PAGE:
Authentically Wellesley

From the Executive Director

Photograph of Kathryn Harvey Mackintosh ’03

Photo by Webb Chappell

Photo by Webb Chappell

“She just was herself,” said 2022 Alumnae Achievement Award recipient Laura Wheeler Murphy ’76 of one of her early mentors, Rep. Shirley Chisholm, the first African American woman elected to Congress.

Murphy joins a legacy of Achievement Award recipients who highlight authenticity as a key to their success. And many who credit Wellesley with being the place they discovered their most authentic selves. In her interview for her award profile, Lulu Chow Wang ’66 notes that much of the inner strength that drove her came from Wellesley.

This year, we returned to the on-campus celebration of Wellesley’s highest accolade, fittingly in the Diana Chapman Walsh ’66 Alumnae Hall: The president emerita herself is a 2008 recipient.

Murphy, a public servant and civil liberties and civil rights advocate, and Wang, an investment trailblazer and philanthropic leader, were joined by Mara Prentiss ’80, a physicist and environmental revolutionary, in being honored this year. Full profiles can be found online at

I’m always delighted when alumnae ask me how the awardees are chosen, because each time it helps extend the participation in and ownership of the process for alums.

Each year, a selection committee is appointed by the WCAA Board of Directors, designed to bring a variety of perspectives to the discussion and deliberation. The selection committee evaluates nominees based on three key criteria:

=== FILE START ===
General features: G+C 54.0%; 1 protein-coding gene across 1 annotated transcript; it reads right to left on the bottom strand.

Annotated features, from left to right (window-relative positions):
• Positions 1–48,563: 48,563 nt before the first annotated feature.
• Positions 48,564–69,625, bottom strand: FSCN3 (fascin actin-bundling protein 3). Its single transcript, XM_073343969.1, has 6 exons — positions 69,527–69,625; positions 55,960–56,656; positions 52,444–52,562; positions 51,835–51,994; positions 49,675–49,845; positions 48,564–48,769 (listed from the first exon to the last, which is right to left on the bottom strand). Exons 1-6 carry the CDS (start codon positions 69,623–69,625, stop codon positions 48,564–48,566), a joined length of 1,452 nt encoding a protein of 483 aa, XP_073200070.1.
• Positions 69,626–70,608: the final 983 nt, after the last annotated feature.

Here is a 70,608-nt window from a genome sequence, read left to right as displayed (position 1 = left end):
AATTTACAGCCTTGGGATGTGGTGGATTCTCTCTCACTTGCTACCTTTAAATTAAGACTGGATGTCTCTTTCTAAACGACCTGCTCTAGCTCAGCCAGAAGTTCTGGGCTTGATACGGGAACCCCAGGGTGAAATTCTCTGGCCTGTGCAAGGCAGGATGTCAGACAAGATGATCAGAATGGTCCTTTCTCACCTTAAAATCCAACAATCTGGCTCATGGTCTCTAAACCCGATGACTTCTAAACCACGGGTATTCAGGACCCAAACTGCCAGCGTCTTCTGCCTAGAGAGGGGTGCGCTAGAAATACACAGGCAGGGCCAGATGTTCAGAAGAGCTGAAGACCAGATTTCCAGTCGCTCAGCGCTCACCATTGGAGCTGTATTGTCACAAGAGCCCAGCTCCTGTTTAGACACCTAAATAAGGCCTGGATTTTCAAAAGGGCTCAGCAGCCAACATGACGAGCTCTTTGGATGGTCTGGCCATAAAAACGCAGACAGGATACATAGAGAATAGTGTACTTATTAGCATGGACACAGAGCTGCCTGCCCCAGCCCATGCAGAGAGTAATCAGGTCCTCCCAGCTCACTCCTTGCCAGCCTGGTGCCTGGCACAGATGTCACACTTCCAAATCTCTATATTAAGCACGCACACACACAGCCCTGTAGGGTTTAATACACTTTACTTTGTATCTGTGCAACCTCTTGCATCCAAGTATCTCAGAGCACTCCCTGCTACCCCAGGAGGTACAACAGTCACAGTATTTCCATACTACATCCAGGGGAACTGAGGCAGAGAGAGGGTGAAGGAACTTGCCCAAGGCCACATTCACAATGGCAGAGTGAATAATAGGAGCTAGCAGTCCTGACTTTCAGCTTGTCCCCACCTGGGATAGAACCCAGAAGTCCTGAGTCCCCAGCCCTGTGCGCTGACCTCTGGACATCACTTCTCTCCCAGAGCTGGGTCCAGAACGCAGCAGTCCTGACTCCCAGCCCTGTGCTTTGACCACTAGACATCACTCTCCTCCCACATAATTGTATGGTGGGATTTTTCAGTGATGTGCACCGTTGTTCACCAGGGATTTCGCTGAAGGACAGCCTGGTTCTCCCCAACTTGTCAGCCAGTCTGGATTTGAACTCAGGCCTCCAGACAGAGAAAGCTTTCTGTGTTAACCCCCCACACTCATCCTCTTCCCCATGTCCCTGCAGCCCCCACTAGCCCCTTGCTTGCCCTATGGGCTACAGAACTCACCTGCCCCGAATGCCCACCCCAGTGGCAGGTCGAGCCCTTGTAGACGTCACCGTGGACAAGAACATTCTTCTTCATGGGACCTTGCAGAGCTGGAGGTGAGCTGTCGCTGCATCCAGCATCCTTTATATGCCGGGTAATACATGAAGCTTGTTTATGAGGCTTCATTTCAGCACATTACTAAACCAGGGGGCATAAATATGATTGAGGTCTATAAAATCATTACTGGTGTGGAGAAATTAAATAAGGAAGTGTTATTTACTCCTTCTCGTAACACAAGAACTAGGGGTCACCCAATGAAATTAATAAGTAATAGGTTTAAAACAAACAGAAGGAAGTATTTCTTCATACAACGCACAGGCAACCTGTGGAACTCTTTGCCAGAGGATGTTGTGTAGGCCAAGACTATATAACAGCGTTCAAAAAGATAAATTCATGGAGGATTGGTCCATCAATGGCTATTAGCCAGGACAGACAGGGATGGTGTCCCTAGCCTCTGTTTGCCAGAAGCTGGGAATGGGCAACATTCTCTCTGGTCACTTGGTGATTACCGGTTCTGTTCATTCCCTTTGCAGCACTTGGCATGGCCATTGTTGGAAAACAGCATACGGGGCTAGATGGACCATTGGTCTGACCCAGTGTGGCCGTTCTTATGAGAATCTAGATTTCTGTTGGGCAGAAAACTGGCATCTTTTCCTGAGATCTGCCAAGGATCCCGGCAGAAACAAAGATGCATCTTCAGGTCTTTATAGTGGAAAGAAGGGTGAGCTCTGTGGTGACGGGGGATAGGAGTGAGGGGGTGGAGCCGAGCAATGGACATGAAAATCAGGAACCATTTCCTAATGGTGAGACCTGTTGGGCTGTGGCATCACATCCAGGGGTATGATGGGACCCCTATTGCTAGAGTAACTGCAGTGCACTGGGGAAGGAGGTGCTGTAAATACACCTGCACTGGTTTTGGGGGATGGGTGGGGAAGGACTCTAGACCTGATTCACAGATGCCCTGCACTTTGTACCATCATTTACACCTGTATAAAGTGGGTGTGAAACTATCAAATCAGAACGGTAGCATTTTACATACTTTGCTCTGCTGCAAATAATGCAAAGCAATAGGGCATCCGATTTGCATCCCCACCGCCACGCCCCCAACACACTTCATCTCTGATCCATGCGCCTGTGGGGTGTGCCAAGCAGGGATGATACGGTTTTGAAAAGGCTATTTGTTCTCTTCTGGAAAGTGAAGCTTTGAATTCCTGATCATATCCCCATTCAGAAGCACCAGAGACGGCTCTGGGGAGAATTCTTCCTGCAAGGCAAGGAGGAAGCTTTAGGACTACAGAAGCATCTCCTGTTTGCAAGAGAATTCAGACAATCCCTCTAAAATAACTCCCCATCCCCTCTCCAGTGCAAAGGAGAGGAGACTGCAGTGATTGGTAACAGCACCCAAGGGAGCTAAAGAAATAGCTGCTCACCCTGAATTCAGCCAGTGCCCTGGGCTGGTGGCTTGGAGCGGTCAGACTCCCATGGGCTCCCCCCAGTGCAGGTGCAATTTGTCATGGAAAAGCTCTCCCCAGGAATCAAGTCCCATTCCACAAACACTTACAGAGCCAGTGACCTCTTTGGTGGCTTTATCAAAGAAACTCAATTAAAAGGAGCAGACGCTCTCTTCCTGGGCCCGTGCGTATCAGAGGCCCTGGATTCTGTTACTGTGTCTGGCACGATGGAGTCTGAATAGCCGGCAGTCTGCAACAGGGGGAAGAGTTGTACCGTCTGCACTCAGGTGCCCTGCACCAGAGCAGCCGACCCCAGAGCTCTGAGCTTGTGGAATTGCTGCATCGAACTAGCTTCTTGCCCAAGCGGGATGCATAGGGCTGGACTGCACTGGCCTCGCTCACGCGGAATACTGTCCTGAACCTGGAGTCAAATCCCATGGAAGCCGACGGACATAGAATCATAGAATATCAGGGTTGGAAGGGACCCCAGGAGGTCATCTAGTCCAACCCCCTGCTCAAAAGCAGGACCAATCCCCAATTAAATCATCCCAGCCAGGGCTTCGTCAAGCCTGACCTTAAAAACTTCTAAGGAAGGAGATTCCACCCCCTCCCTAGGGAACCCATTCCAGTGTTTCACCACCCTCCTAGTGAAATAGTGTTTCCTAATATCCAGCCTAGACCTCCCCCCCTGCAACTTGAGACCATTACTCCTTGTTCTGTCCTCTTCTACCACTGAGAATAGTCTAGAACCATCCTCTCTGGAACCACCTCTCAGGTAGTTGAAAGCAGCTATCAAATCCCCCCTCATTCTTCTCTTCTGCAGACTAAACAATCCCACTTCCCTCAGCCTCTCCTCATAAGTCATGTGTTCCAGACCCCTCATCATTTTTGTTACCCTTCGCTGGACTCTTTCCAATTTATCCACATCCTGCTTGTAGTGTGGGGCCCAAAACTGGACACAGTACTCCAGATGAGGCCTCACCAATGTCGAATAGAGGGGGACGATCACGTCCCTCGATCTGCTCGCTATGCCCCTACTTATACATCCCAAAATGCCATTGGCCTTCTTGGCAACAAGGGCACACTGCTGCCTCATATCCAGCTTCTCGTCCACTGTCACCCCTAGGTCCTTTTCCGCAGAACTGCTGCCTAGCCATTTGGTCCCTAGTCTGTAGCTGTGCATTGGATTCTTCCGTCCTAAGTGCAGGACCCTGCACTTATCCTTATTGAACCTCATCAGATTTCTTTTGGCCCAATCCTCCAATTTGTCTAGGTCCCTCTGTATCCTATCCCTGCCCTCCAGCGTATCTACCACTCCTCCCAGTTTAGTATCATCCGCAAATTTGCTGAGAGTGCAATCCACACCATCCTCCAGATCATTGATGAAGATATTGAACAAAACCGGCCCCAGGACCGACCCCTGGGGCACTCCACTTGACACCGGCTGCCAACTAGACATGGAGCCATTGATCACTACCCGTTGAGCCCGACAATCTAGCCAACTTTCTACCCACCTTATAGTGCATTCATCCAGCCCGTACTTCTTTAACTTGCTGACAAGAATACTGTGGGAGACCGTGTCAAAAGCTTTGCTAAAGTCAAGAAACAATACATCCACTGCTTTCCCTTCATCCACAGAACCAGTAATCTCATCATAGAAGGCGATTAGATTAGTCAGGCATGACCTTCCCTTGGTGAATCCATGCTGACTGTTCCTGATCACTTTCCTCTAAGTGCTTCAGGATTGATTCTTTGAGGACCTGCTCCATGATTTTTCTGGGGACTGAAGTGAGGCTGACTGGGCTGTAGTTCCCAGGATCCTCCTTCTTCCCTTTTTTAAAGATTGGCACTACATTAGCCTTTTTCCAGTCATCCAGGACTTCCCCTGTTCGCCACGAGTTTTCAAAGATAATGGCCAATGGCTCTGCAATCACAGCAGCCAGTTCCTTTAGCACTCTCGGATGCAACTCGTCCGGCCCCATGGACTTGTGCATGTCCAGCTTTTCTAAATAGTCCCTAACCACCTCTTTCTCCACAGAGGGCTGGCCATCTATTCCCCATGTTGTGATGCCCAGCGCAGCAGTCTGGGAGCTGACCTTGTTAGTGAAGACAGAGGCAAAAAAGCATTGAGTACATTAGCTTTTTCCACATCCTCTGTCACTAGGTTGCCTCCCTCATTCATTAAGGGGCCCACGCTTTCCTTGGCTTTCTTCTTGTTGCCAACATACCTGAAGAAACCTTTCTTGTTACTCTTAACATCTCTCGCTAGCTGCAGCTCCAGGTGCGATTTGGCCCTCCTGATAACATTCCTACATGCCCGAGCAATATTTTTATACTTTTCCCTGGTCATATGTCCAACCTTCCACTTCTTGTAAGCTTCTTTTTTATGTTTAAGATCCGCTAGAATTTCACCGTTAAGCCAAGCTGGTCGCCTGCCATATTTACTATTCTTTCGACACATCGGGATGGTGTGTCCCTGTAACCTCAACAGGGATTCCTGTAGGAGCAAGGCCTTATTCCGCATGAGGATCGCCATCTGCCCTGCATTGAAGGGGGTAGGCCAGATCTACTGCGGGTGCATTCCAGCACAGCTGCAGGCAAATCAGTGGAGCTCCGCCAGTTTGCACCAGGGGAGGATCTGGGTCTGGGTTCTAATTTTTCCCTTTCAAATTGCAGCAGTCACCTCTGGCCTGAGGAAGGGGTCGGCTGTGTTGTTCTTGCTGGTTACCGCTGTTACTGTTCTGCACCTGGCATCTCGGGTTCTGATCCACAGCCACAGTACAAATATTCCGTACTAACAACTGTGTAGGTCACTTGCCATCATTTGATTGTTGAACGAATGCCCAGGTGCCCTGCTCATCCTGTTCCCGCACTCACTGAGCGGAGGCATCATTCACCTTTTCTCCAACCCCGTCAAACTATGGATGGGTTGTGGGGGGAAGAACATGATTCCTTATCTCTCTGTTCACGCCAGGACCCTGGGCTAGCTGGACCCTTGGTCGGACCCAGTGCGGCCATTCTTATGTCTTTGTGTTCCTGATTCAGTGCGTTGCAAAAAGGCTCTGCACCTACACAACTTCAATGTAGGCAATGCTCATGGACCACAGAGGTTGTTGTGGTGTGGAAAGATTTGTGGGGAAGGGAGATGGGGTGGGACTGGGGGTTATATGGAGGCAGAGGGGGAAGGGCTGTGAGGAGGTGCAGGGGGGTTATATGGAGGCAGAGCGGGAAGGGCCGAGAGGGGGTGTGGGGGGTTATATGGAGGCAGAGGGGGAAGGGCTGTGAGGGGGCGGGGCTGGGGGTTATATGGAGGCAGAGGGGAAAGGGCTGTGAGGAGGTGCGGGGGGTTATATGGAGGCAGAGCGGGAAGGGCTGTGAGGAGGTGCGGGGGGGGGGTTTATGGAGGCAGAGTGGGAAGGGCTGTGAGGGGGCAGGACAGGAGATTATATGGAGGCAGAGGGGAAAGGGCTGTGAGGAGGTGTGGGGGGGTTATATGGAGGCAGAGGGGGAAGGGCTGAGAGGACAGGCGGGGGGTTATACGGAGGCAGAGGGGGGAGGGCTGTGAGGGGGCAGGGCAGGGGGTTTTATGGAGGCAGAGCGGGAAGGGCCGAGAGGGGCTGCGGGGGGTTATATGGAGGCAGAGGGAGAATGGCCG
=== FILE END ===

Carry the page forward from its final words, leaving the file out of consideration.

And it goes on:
1. alumnae of outstanding achievement and distinction as trailblazers, reaching national or international stature in their fields of endeavor;
  2. alumnae who will effectively inspire students;
  3. alumnae who reflect the diversity of Wellesley graduates and their accomplishments.

All alumnae are invited to make nominations for consideration. This year, to help increase the diversity of candidates, we expanded the process with a nomination committee. The nomination committee was charged with proactively reaching out to Shared Identity Groups and other networks to surface names for consideration. The nominating committee conducted preliminary research and identified candidates to move forward to the selection committee for consideration. This expanded approach will continue for a second pilot year.

Several years ago, before the pandemic disrupted the Alumnae Achievement Award celebrations, the student experience, and so much more, our team was recruiting student ambassadors to foster the alum/student connection. One student (now an alumna) shared the following:

“One of the most valuable experiences during my first year (and honestly, my time at Wellesley) was when 2018 award recipient Dr. Camara Jones ’76 came to Harambee House to speak to students of African descent. … Just knowing that a woman who looked like me was able to not only survive, but dominate in her field inspires me to chase my dreams and play an active role in the Wellesley community every day.”

In their remarks on campus, award recipients often talk about the circuitous nature of their careers after Wellesley, paths filled with a few dead ends and unexpected pit stops. And they consistently mention the support that they received from the Wellesley community, in all stages of their lives.

We’re not all going to receive an Achievement Award. But across our community, we can be heroes to one another, celebrate one another, and lead with authenticity. I will continue to learn from each alum when I ask, “Where is Wellesley in your story? How has your Wellesley experience impacted your life and the lives of others?” And I expect to learn from each and every answer you share.

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